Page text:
March 30th 2017

SD Talks Special Series on Data for Sustainable Development - Session 1: Big Data: What is it and how can it contribute to Sustainable Development

Emmanuel Letouzé3.44 min
With a record 400 registered participants and 128 attendees for its first webinar session, UNSSC Knowledge Centre for Sustainable Development successfully kicked off its SD Talks Special Series on Data for Sustainable Development in partnership with Data-Pop Alliance on 30 March 2017. 

The first webinar of the series titled “Big Data: What is it and how can it contribute to Sustainable Development?’’ was delivered by Dr. Emmanuel Letouzé, Director and Co-Founder of Data-Pop Alliance and Visiting Scholar at the MIT Media Lab. The session opened with an overview of the historical context and significance of the question and the description of a framework conceptualizing Big Data as an ecosystem rather than just large datasets; it then discussed its potential for monitoring progress across Sustainable Development Goals (SDGs), including through examples of research projects that have used data analytics for studying poverty, literacy, criminality, and mobility; it ended by covering key hurdles and requirements beyond measurement considerations, such as fostering data literacy, direct control over data and local data ecosystems, for effectively leveraging and shaping Big Data in support of sustainable development.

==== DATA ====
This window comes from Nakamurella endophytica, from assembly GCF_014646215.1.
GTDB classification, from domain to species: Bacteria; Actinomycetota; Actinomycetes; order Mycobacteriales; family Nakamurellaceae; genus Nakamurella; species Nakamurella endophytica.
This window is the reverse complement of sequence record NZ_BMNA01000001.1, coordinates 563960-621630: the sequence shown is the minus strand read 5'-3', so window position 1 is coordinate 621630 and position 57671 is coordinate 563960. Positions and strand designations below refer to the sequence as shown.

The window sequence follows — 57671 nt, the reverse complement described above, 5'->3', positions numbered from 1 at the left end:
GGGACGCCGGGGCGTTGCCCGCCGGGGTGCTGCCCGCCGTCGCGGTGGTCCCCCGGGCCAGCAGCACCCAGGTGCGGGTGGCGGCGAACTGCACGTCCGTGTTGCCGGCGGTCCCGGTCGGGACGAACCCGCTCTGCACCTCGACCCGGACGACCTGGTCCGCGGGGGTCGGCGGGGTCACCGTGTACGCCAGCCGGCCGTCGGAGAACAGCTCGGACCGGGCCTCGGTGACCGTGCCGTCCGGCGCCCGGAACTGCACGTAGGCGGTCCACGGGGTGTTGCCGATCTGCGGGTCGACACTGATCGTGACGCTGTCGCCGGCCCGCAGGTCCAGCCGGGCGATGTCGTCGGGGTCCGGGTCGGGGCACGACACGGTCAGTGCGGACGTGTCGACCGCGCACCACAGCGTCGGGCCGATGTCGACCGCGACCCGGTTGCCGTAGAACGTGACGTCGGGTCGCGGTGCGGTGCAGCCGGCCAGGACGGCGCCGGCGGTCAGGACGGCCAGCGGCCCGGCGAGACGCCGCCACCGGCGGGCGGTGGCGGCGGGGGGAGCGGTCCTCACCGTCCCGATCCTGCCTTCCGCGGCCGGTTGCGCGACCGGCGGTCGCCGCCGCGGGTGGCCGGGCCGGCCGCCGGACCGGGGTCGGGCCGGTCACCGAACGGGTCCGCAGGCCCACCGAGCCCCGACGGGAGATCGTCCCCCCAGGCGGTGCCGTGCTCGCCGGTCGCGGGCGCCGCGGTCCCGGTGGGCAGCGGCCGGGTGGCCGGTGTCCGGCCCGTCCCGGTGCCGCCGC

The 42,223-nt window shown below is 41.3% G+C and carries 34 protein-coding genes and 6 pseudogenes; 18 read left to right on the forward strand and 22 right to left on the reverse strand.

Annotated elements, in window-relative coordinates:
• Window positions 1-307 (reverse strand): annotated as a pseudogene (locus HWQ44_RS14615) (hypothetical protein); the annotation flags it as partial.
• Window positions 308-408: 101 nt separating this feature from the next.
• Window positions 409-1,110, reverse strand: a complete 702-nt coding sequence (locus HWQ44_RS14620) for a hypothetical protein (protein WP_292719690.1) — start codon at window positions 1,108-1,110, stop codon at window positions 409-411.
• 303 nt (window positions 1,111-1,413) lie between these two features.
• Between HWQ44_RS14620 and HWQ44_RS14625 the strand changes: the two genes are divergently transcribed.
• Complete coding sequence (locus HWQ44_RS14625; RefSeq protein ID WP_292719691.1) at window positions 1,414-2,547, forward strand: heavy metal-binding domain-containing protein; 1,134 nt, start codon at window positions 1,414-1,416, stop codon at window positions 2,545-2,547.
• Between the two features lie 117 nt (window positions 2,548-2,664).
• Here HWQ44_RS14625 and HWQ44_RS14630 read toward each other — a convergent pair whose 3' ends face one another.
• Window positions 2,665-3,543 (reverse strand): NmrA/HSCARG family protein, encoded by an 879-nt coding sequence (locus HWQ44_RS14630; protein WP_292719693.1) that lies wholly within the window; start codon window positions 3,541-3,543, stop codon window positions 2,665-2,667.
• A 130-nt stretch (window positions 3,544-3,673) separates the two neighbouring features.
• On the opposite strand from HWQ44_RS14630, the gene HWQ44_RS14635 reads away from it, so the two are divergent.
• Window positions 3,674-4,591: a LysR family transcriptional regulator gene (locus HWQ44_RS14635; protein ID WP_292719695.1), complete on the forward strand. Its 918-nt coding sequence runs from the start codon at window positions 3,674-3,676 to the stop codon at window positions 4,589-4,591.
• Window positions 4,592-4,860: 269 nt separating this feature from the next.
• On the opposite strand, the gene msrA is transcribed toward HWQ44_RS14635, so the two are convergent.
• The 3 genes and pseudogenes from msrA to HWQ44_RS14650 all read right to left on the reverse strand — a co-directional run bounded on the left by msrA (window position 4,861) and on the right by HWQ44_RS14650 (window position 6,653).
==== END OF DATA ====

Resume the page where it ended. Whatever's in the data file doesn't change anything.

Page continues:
Emmanuel Letouzé
Emmanuel Letouzé
Director and Co-Founder, Data-Pop Alliance
Emmanuel Letouzé is the Director and co-Founder of Data-Pop Alliance, a coalition on Big Data and development co-created in 2013 by the Harvard Humanitarian Initiative, MIT Media Lab, Overseas Development Institute, joined in 2016 by the Flowminder Foundation as its 4th core member. He is a Visiting Scholar at MIT Media Lab, a Research Affiliate at HHI and a Research Associate at ODI. He is the author of UN Global Pulse’s White Paper “Big Data for Development” (2012) and of the 2013 and 2014 OECD Fragile States reports. His research and work focus on Big Data’s application and implications for official statistics, poverty and inequality, conflict, crime, and fragility, climate change, vulnerability and resilience, and human rights, ethics, and politics. He worked as a Development Economist for UNDP in New York from 2006-09 on fiscal policy, post-conflict economic recovery and migration, and between 2000-04 in Hanoi, Vietnam, for the French Ministry of Finance as a technical assistant in public finance and official statistics. He holds a BA in Political Science and an MA in Economic Demography from Sciences Po Paris, an MA from Columbia University School of International and Public Affairs, where he was a Fulbright Fellow, and a PhD from the University of California, Berkeley. He also a political cartoonist for various publications and media as ‘Manu’.

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